The sword will be handed back to The Citadel in a ceremony on Sept. 18, said Michael Martin, chairman of the charitable arm of 33 Signal Regiment, an organization that dates back to 1913.

The sword was given to Tew by his students at the Arsenal Academy, a prep school he founded that serves as an entry point to The Citadel, Martin says. The story behind the sword remained unknown, he says, until the unit was moving from its former headquarters at Wallis House on Rideau Street to a new location on Walkley Road. It had hung in the Wallis House mess since its arrival in 1963, after a resident of Utica, N.Y., gave the sword to her last known relative, an officer with the 33 Signal Regiment (then known as 703 Signals Squadron).

It was taken down from the wall and Tew’s name was noted during a review of the regiment’s property. And an investigation and valuation began, Martin says, that has taken until now to complete.

The story starts in 1862 at Antietam, one of the bloodiest battles of the war. The general in command of the Southern side was hit in the leg and his femoral artery was cut. Knowing he was dying, he transferred command to Tew. To receive the news Tew stood up and was immediately shot in the head by a Northern sniper, just three days before his commission would have ended and he would go home.

At the time one Capt. Matthew Manly wrote: “During the battle in this bloody lane Colonel Charles Courtenay Tew was killed, his body falling into the hands of the enemy … He was shot through the head and placed in the sunken road … Here he was found, apparently unconscious, the blood streaming from a wound in the head, with his sword held in both hands across his knees. A Federal soldier attempted to take the sword from him, but he drew it toward his body with his last remaining strength, and then his grasp relaxed and he fell forward, dead” on what became known as The Bloody Road.

That Federal soldier was one Capt. Reid, who is said to have spoken with a British accent and was a Canadian serving with the North. He prised the sword from Tew’s hands after the colonel expired. Reid, who was known as a bit of a scoundrel, took the sword to Norwalk, Ohio, where it somehow passed to the local Odd Fellows Lodge. The weapon stayed in Norwalk for a time, eventually making its way into the hands of Amelia Blythe, Martin says. Blythe was a descendant of a prominent family connected to the lodge.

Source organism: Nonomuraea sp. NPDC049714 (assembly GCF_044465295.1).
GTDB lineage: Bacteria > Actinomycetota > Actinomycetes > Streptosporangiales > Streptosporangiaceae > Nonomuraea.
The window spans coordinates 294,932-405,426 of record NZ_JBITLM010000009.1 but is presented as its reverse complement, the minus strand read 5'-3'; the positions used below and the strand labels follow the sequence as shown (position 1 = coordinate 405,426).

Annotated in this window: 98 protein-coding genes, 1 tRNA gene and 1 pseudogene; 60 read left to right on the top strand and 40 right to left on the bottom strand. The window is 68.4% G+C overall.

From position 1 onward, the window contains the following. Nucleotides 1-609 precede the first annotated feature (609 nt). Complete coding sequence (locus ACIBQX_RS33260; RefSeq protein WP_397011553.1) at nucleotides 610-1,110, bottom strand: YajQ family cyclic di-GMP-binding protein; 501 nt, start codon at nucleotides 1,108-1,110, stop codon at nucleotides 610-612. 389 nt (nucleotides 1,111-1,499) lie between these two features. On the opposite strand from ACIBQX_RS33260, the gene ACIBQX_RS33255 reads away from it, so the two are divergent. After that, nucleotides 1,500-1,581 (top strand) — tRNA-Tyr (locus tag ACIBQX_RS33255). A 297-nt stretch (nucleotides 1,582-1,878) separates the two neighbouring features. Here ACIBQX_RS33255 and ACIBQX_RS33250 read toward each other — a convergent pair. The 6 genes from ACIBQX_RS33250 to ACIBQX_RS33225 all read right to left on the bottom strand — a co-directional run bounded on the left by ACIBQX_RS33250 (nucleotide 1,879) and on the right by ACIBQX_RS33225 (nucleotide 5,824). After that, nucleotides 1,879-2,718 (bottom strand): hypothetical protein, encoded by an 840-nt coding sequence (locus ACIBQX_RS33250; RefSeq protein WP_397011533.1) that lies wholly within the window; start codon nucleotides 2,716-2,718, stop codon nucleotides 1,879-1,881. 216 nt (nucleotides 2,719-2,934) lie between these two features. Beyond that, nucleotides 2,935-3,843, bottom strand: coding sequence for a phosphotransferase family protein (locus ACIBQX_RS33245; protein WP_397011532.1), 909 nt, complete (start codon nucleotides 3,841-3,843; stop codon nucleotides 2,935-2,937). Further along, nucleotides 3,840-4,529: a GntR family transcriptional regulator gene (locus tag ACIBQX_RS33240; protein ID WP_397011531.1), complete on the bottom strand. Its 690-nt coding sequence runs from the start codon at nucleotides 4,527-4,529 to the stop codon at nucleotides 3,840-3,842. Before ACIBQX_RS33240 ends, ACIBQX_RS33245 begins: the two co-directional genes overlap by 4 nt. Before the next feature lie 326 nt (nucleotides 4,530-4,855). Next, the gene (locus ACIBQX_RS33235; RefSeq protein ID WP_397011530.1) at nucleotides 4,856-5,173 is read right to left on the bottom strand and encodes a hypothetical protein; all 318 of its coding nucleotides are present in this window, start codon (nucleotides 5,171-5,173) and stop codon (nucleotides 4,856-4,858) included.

Confederate artifacts are often valuable because of rarity, but also because of the interest in the Civil War in the U.S. For a lesser known officer, a sword could fetch about $30,000, Martin says, but because it belonged to a commandant of The Citadel, who was killed leading an army on a famous battlefield, it is “priceless.”

“We believe it is only fitting to see that the sword is returned to the hands from whence it came. It is an amazing story. It’s an artifact that has passed through many hands from south to north. It is a story of heroes and scoundrels, prominent families on both sides of the divide and a mystery spanning 150 years,” Martin says.

Lt.-Col. David Goble of The Citadel said everyone at the academy is excited about the return of Col. Tew’s sword. “(He) was our first Honour Graduate and was accordingly the first person to ever receive a diploma from our institution. He was also the first president of The Citadel Alumni Association. We are extremely honoured by the 33 Signal Regiment’s decision to repatriate the sword and very appreciative of the lengths they have gone to make it happen,” Goble said. “At the bloodiest one-day battle in American history, 23,000 soldiers were killed, wounded or missing after 12 hours of savage combat on Sept. 17, 1862,” he added.